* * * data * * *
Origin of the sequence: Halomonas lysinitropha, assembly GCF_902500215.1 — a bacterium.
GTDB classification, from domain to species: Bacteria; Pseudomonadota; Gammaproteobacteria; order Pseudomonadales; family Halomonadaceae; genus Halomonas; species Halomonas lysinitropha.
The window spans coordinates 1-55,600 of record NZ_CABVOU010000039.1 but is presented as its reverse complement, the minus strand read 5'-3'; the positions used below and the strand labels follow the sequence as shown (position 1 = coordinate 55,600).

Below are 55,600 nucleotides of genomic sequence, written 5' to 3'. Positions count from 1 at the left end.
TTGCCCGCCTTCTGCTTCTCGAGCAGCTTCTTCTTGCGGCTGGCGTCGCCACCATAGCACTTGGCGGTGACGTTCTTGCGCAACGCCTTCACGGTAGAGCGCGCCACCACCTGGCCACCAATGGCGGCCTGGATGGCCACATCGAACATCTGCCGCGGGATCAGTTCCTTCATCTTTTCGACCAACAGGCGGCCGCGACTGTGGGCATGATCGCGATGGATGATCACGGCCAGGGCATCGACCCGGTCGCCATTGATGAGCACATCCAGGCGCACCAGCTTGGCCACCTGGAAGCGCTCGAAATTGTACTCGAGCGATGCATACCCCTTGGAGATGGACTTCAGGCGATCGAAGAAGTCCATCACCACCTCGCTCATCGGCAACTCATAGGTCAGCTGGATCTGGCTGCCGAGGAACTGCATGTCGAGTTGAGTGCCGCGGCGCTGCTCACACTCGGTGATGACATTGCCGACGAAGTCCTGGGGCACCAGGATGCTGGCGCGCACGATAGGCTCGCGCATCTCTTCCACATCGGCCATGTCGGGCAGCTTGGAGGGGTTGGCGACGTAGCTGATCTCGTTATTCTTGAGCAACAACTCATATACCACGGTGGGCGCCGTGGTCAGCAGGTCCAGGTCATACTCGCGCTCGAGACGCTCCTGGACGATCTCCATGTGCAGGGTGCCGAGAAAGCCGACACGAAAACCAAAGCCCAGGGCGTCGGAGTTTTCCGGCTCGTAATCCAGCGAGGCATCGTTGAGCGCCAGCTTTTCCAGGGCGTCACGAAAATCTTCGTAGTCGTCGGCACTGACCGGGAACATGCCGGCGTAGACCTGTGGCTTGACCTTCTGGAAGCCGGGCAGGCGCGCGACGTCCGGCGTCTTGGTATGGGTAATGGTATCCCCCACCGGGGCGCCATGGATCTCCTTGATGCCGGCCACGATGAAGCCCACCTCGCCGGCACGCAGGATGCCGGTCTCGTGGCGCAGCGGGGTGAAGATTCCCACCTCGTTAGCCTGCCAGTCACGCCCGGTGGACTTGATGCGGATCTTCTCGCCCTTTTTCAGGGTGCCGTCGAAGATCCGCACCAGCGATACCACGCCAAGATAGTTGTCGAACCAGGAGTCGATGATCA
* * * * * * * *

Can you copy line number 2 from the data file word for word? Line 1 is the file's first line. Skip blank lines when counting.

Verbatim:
GTDB classification, from domain to species: Bacteria; Pseudomonadota; Gammaproteobacteria; order Pseudomonadales; family Halomonadaceae; genus Halomonas; species Halomonas lysinitropha.